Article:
God save the climate

Ben Chapman
Apr 23 · 5 min read
(Image/Canva)

We looked like college students in the classroom for the first time on the final exam.

On Christmas Eve, 2016, my hardly religious family and our non-worshipping friends occupied an entire pew at our local church. We joined in on carols where we could and stood respectfully (awkwardly) where we couldn’t, our attendance motivated more by Christmas tradition than faith.

If forced to identify my own religious philosophy, I’d call it a diluted version of Buddhism. The awkward dogmas of Christianity and the destructive politics of evangelicals turned me off to the dominant western philosophies, forcing me to look East for a religious home.

And Buddhism-Lite worked great for me.

Practicing the philosophy reintroduced me to the importance of pondering existential questions, and it gave me a framework for the perplexing moral quandaries that plague modern life. I’m not sure I would be anywhere near as happy as I am now without a daily meditation practice.

But Buddhism — at least my version of it — had a flaw.

It didn’t offer hope.

It gave me a way of thinking through conflicts, judging morality, and living happily, but it didn’t offer me hope.

In Buddhism, there are no miracles. No higher power is coming to save you. And death is just another fold in the samsaric cycle — no blissful heaven awaits.

But on that Christmas Eve service, I realized Christianity and “faith in a higher power” could offer hope, which I sorely needed.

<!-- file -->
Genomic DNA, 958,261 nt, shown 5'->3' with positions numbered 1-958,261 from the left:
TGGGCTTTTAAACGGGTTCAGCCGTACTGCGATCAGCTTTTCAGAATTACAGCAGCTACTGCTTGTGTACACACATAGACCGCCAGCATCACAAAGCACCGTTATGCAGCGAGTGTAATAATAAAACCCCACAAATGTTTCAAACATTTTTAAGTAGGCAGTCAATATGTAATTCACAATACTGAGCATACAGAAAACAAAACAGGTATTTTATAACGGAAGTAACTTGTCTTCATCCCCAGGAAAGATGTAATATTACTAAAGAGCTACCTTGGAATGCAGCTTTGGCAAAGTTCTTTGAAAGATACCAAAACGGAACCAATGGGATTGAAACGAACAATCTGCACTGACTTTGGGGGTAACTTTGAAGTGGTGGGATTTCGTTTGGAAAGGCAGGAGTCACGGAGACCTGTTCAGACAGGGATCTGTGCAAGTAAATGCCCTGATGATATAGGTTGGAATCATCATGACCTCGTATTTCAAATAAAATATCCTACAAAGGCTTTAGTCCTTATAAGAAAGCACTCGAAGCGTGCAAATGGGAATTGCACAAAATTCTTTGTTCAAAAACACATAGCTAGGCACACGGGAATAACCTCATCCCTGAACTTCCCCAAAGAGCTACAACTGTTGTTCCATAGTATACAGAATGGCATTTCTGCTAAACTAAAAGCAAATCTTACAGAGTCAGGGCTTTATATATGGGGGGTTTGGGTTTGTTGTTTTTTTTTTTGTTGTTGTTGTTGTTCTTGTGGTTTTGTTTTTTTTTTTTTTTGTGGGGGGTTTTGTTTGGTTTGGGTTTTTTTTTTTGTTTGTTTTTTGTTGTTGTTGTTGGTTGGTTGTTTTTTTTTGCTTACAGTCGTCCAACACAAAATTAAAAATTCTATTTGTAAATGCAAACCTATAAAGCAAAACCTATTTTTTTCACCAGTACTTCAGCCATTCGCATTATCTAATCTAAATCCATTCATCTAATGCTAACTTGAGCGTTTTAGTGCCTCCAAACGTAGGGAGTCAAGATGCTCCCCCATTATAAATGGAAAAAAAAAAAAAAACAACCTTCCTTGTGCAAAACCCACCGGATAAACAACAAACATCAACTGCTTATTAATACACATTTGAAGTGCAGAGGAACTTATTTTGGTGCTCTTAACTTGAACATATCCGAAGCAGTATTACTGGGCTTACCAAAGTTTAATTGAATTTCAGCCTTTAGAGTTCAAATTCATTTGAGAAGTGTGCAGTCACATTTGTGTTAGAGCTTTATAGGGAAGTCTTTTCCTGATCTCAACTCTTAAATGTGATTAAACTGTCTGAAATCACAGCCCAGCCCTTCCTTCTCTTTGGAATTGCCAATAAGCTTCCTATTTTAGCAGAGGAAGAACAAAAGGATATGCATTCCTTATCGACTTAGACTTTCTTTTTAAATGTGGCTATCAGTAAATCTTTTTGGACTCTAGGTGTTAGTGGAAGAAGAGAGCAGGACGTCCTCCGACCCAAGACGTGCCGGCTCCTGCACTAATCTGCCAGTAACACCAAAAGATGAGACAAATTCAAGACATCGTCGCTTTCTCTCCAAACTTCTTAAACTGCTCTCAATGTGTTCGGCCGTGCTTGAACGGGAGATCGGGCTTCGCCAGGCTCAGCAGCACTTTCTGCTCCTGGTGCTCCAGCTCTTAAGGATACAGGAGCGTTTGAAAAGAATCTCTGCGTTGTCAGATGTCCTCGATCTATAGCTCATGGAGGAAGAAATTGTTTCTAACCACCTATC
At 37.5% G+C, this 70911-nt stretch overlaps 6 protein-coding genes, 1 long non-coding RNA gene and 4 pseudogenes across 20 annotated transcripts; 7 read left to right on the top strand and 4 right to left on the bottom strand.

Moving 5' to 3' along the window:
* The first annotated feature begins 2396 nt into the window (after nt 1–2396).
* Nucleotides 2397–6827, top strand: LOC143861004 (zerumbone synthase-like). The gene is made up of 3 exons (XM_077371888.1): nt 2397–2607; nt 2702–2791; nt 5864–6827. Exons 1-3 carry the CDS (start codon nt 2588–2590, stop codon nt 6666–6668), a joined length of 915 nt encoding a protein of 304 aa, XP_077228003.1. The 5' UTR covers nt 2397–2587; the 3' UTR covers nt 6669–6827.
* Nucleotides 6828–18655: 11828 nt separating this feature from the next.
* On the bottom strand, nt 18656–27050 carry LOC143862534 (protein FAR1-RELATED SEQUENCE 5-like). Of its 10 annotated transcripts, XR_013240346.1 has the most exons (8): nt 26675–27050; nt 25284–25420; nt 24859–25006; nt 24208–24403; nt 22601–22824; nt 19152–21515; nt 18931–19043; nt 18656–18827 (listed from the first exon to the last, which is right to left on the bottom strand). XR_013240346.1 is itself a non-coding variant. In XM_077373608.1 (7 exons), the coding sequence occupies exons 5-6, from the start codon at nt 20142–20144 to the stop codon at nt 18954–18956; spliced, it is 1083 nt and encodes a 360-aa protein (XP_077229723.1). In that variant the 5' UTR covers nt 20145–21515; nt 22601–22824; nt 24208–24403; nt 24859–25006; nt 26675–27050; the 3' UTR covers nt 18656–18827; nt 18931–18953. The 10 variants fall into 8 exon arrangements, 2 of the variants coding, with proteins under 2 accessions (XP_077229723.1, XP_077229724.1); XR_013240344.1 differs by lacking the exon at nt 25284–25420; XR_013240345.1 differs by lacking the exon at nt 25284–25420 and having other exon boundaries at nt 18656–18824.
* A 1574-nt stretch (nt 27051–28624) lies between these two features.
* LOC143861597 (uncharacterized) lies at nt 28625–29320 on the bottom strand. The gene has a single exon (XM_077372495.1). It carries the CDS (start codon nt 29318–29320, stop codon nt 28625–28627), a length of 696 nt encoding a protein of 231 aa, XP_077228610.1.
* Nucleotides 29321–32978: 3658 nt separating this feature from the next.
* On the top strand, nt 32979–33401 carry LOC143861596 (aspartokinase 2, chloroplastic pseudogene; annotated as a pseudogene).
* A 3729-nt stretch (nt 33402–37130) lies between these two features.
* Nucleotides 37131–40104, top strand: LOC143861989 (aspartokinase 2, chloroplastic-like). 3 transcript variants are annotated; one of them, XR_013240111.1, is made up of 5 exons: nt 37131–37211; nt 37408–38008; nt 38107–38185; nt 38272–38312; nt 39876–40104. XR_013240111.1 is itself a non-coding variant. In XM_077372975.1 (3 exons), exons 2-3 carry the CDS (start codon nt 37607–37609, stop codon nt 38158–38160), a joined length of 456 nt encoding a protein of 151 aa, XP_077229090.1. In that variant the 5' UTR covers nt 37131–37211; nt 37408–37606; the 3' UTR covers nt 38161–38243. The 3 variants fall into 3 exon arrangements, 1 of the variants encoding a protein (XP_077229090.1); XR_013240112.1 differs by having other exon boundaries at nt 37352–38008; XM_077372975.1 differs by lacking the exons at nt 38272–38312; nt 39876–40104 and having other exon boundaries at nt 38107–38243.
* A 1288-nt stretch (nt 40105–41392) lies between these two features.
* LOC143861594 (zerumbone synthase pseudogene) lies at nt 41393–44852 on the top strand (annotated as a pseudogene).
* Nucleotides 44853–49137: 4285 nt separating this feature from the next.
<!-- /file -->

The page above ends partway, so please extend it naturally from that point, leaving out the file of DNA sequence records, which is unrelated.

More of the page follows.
I was a young environmentalist who had just watched his country’s supposedly democratic process offer up a morally illiterate, scientifically illiterate, and nearly literally illiterate man as its next leader. Optimism about the future was in short supply.

But standing in that church pew with a plastic goblet and a scentless candle, I felt hopeful. It wasn’t hope based on evidence. It was hope based on knowing that there are things we don’t know — and that some of them are good. Humanity had conquered seemingly insurmountable adversity before, and we could do it again.

Candles and carols. Verses and parables. I found that I didn’t have to accept any of it as based in reality to benefit from it.

But what does this have to do with activism?

“Rebellions are built on hope.” Or so goes one of the cheesiest lines from the Star Wars saga.

It’s true.

Hope is an essential ingredient in activism. With hope, a goal can be attained, a good can be saved, a plight can be sustained. And with enough hope, there is no “too late” for a cause. The fight can be fought to the very end.

Now some may incorrectly take this “hope” as an excuse for inaction — if God is watching over us, then everything will turn out okay, right?

But the “God will save us” attitude is a recipe for apathy, an when perverted to the greater degree, it may become a tool for the corrupt. My own Congressman once used the Bible as evidence that climate change is not a real threat, and I’m hard-pressed to believe that he was acting as God’s conduit rather than a megaphone for his corporate donors.